Radio Free Asia was founded on March 12, 1996, under the provisions of the 1994 International Broadcasting Act (P.L. 103-236), as a private non-profit corporation. RFA is funded by an annual grant from the Broadcasting Board of Governors.  Its mission is outlined by legislation. Acting as a substitute for indigenous free media, RFA concentrates its coverage on events occurring in and/or affecting the countries to which it broadcasts.
Radio Free Asia, n.d.

● “. . . we’re trying to battle violent extremist organizations and most of the time it’s kinetic, but that might not be the best answer and may just cause more problems. Engaging the people -- getting them the proper amount of information, the right information, through whatever means they receive the information from—showing them we’ll back up what we say with what we’ll do, they’ll in turn trust us or the host nation government.”
Nicholas Mannweiler, United States Africa Command, March 12, 2017

Professional Topics

● Vladimir Putin is everywhere in his country's public life. Now it turns out the president is even gracing ordinary Russians' dreams. A web search engine said the strongman was the only real individual "to appear often in people's dreams," according to analysis of users' online queries. 
Yandex, which is more popular than Google in Russia, said it typically received half a million requests a week about the meaning of nighttime visions. 
Alexey Eremenko, NBC News, March 18, 2017

● Online communications, by their nature, give marginalized social and political groups a space to organize, mobilize, and ultimately challenge the status quo. In the MENA region, online spaces like Awhaa will give sexual minorities the ability to assert their identity, rights, and place in society. So too will the Internet amplify discourses critical of the Islamic faith, or of religion in general, and solidify the identities of secularists, atheists, and even apostates.
Daveed Gartenstein-Ross and Nathaniel Barr, Foreign Affairs, March 4, 2017

● If . . . Adam Alter is right . . . we have casually let ourselves become hooked in a manner not unlike Victorians taking cocaine and opium, thinking it no big deal. We, like them, are surprised at the consequences. Alter’s sweep is broad: He includes not just the more obvious addictive technologies such as slot machines and video games, but the whole sweep of social media, dating apps, online shopping and other binge-inducing programs.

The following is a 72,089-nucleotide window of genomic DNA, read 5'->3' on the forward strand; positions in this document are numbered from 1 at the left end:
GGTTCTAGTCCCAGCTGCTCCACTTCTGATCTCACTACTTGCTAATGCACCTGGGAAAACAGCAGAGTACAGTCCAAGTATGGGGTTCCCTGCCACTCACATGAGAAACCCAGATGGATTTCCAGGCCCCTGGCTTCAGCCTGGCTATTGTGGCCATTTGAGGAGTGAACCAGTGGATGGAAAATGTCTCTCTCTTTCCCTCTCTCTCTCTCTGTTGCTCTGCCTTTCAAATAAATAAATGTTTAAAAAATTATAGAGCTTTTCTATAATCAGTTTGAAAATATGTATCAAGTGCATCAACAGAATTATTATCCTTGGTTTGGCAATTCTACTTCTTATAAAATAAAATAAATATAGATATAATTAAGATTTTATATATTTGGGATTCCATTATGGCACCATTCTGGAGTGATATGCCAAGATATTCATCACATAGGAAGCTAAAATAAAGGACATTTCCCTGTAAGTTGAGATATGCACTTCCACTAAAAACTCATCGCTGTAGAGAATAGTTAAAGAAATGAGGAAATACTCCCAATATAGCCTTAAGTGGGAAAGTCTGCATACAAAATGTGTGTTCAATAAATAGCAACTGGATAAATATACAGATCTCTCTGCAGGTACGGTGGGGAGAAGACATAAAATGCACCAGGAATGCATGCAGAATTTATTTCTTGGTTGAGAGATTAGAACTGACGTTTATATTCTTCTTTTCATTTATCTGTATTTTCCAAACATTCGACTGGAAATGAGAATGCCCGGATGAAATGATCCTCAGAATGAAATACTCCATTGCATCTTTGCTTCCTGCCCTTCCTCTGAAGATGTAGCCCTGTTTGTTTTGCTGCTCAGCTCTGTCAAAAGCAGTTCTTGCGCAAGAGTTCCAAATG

Tim Wu, The Washington Post, March 2, 2017

● A recent global study conducted by Kasperksy Lab reveals that social media users are interacting less face-to-face than in the past because of this newfound ability to constantly communicate and stay in touch online. 
Josh Noble, StudyFinds, February 1, 2017


● If the world is currently entering a new era of cyberwarfare, Russian hackers are the pirates of those yet-uncharted seas.
Sheera Frenkel, Buzzfeed, March 19, 2017

● Analysts are now convinced that Wikileaks has a pro-Russia agenda, added Dr [Andfew] Foxall.  “When Julian Assange launched Wikileaks in 2006 he was talking about transparency in Eurasia where corruption is rife. But actually it is the US which has been targeted,” he said. “He claims that Wikileaks has secret Russian intelligence but hasn’t disclosed anything remotely sensitive about Russia. He has taken a consistently pro-Russia stance.”
Marco Giannangeli, Express, March 12, 2017

 Once aware of a cyberattack, the governments involved have to decide whether or not to publicize it. Sometimes, it’s in the best interest of both the attacker and the attacked to keep a hacking incident quiet. The reputation of the target country might suffer if it acknowledges that a successful attack was carried out against it, and it could even feel pressured to strike back if it became public. Meanwhile, the aggressor may benefit from keeping its cyber capabilities secret from other adversaries.
Keveh Waddell, The Atlantic, March 6, 2017

● Noting growing prevalence of “fake news” and propaganda in both legacy and social media, United Nations and key regional human rights experts have called on State actors to ensure that they disseminate reliable and trustworthy information, including about matters of public interest, such as the economy, public health, security and the environment.